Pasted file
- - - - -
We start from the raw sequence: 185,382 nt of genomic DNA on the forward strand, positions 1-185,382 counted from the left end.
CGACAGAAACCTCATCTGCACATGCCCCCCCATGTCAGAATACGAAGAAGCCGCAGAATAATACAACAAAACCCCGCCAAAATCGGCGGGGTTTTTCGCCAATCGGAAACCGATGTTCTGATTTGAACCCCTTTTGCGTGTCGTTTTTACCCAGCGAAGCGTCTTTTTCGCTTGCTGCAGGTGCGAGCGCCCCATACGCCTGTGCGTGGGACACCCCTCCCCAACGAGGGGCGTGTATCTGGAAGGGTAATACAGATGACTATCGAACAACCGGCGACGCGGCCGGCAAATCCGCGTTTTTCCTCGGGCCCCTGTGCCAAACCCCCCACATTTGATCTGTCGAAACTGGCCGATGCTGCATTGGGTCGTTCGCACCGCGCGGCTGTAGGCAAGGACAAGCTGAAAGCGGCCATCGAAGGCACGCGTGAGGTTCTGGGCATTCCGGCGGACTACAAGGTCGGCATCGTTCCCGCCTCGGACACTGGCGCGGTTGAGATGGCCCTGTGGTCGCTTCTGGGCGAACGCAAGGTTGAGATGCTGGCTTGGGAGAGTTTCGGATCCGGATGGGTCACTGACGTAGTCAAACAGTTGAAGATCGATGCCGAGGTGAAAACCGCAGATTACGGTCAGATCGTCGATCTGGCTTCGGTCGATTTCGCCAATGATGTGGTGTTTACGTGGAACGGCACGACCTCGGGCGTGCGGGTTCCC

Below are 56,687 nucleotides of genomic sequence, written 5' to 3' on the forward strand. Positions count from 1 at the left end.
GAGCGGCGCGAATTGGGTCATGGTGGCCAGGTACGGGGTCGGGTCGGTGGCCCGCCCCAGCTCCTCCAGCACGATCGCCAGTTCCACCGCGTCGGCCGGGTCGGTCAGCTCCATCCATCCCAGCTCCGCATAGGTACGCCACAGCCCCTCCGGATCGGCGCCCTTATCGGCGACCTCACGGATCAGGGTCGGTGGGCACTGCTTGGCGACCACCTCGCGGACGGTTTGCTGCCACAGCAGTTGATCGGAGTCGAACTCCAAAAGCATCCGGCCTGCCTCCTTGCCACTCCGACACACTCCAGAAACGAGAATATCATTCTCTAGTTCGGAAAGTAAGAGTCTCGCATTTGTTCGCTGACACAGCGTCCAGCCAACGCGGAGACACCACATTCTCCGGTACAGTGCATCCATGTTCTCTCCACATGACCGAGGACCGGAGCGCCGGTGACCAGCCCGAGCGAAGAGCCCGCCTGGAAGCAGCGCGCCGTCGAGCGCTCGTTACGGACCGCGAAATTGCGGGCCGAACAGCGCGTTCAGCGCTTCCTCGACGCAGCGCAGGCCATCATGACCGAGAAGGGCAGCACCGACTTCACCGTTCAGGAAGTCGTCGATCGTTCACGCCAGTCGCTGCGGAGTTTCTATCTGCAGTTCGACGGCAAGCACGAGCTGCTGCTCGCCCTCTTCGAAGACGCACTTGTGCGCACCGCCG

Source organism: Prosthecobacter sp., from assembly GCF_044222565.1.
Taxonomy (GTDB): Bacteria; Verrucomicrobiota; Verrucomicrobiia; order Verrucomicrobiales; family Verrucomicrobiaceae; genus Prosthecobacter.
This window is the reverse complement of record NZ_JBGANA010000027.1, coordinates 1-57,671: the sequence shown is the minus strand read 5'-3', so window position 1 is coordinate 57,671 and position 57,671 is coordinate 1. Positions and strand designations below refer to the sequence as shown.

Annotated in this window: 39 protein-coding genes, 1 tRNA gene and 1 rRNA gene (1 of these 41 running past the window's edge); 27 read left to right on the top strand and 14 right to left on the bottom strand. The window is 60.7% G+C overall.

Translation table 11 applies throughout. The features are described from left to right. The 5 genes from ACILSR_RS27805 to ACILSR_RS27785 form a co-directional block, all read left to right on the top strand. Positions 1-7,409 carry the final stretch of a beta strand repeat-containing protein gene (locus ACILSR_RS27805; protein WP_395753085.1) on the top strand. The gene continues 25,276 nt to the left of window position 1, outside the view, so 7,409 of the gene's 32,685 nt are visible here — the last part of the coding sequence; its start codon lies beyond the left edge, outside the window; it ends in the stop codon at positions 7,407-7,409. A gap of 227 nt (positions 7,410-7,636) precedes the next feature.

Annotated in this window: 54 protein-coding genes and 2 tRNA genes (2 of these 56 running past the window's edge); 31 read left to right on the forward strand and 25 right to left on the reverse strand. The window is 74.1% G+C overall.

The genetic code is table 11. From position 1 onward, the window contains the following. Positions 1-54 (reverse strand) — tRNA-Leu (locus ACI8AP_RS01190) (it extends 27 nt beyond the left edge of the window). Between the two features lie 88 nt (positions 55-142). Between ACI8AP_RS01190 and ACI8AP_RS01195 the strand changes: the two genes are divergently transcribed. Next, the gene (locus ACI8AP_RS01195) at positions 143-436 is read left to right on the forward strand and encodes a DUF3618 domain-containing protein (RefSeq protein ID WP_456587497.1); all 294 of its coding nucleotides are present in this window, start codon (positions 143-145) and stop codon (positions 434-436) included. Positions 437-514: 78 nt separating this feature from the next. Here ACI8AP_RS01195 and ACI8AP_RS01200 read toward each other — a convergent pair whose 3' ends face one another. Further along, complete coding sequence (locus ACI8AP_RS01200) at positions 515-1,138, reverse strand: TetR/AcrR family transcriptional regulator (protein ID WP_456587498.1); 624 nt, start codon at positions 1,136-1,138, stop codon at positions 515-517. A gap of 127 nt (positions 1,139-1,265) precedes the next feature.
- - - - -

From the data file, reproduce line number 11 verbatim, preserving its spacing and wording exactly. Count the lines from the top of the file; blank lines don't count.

The genetic code is table 11. From position 1 onward, the window contains the following. Positions 1-54 (reverse strand) — tRNA-Leu (locus ACI8AP_RS01190) (it extends 27 nt beyond the left edge of the window). Between the two features lie 88 nt (positions 55-142). Between ACI8AP_RS01190 and ACI8AP_RS01195 the strand changes: the two genes are divergently transcribed. Next, the gene (locus ACI8AP_RS01195) at positions 143-436 is read left to right on the forward strand and encodes a DUF3618 domain-containing protein (RefSeq protein ID WP_456587497.1); all 294 of its coding nucleotides are present in this window, start codon (positions 143-145) and stop codon (positions 434-436) included. Positions 437-514: 78 nt separating this feature from the next. Here ACI8AP_RS01195 and ACI8AP_RS01200 read toward each other — a convergent pair whose 3' ends face one another. Further along, complete coding sequence (locus ACI8AP_RS01200) at positions 515-1,138, reverse strand: TetR/AcrR family transcriptional regulator (protein ID WP_456587498.1); 624 nt, start codon at positions 1,136-1,138, stop codon at positions 515-517. A gap of 127 nt (positions 1,139-1,265) precedes the next feature.